Thursday, September 28, 2006

Shoot, Even When I'm Relaxing

OK, so Michelle celebrates with chocolate and a glass of wine and Tammy takes in a movie ... I took the hybrid approach and treated myself to chocolate chip cookies (not as good as a bag of Dove chocolates, but in a pinch, cookies'll do) and a movie.

It was supposed to be a time when I could relax and lose myself in a movie -- a thing I find very hard to do with books anymore. I availed myself of an unexpectedly a free video rental -- the video store actually -- gasp -- called me to say they'd missed me. Sheesh, I really have been in a cave!

I rented JUST MY LUCK. It looked funny, and I liked the premise. I'm a sucker for romantic comedy and thrillers -- I know, two opposite ends of the spectrum!

So off I go to lose myself ... only, I couldn't. I found myself analyzing the heroine's sympathy quotient (at first, not much ... dang, I'd hate someone that lucky). And then I found myself REALLY pulling for the hero ... great character with many layers, and the screenwriter didn't take the cliche way out and have the hero corrupted with the good life. He remembered where he came from.

But it was the black moment that got me ... that's when the conflict -- which sprang forth so organically from the way the movie was put together -- really hit me in the face. How WOULD the writers work this out?!

I got it then, again, in a new way, what conflict does for a story. (Sorry to bore you non-writers out there with writing stuff, but this is really how my puny, pathetic brain operates) It must come from the characters -- their goals, their motivation. You have to create those layers first ... and then you can threaten them with something that really scares the be-jeebers out of 'em. And it must be, uhm, not opposing, but almost (at first glance) a clear win/lose situation -- if the hero loses, the heroine wins, and vice versa ...

And THEN, to top it all off, you have to think outside the box (and this is where JUST MY LUCK fell apart for me) and create a solution to that conflict, something believable and credible, something that supports the idea that the heroine and hero will indeed be able to live happily ever after.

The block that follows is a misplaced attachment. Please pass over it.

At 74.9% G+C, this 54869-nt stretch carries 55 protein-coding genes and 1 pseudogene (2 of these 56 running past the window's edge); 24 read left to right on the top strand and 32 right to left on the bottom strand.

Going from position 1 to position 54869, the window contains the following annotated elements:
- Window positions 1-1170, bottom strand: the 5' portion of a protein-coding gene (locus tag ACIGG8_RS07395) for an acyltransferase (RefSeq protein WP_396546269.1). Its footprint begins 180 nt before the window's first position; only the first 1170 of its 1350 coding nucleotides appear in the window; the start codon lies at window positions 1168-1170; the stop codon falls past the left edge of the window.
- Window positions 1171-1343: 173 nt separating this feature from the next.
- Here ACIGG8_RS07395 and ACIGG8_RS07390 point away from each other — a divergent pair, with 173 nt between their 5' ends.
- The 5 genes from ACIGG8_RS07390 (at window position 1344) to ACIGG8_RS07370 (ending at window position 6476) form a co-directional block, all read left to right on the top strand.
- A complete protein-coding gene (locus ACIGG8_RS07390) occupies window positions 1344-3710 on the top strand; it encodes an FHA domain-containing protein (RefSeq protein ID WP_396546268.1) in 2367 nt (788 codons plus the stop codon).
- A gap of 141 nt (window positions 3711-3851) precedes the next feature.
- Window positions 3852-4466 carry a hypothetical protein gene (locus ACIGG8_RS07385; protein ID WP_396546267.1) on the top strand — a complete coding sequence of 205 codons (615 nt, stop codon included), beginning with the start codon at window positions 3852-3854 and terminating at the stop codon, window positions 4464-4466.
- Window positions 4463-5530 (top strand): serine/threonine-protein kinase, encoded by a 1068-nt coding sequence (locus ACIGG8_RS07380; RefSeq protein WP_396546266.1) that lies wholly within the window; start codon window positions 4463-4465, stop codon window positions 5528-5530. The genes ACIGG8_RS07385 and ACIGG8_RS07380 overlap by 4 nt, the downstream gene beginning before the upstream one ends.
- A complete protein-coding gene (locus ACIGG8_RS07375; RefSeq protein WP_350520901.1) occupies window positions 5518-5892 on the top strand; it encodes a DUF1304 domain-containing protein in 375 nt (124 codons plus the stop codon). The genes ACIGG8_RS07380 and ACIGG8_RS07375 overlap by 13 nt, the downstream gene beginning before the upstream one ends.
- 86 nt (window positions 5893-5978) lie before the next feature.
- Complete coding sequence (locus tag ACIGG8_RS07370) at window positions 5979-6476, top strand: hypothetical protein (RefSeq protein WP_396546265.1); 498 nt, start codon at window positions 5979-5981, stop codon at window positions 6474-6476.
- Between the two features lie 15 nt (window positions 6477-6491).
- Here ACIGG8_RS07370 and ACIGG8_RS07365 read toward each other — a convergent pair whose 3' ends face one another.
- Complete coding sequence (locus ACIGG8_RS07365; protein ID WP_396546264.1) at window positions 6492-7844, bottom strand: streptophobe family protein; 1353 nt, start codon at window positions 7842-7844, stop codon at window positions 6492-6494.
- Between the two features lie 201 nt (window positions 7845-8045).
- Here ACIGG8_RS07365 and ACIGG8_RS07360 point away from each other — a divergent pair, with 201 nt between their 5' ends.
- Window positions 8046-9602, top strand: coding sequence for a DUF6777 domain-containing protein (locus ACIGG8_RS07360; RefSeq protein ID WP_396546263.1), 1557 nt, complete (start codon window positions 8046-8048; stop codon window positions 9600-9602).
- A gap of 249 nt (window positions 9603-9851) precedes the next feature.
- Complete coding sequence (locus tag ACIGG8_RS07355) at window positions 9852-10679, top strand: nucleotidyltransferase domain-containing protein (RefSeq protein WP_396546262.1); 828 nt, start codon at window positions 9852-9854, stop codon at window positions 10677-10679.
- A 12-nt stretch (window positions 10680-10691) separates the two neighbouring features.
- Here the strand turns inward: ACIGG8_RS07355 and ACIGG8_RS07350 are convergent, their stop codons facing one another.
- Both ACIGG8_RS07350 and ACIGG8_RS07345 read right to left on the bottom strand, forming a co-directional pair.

Any of you want to share with me when/how a lightbulb moment went off for you? Either about writing or life in general ... what and how?


tammy said...

I agree totally with you about the movie Cynthia. Saw it the other night and thought it was a really cute, fun movie - but didn't like the way they ended it at all. I think it's the writer in us - we can't JUST watch or read anything anymore without analyzing it.

My lightbulb moments are almost any time I watch good tv. I love watching programs that are done right and enjoy the "place commerical here" moment that comes after they've built and built and then duh dum - commercial. It reinforces to me how chapter hook endings should be done. The building through the chapter and then the moment when you just have to know what's going to happen next - cut to commerical - aka the next chapter. Guess that's why I'm so hooked on some tv.

MaryF said...

See, I liked the way it ended. But you're dead on about the conflict. How would they resolve it, and that kept me watching.

I do wish she'd angsted a little more about whether or not to kiss him, though.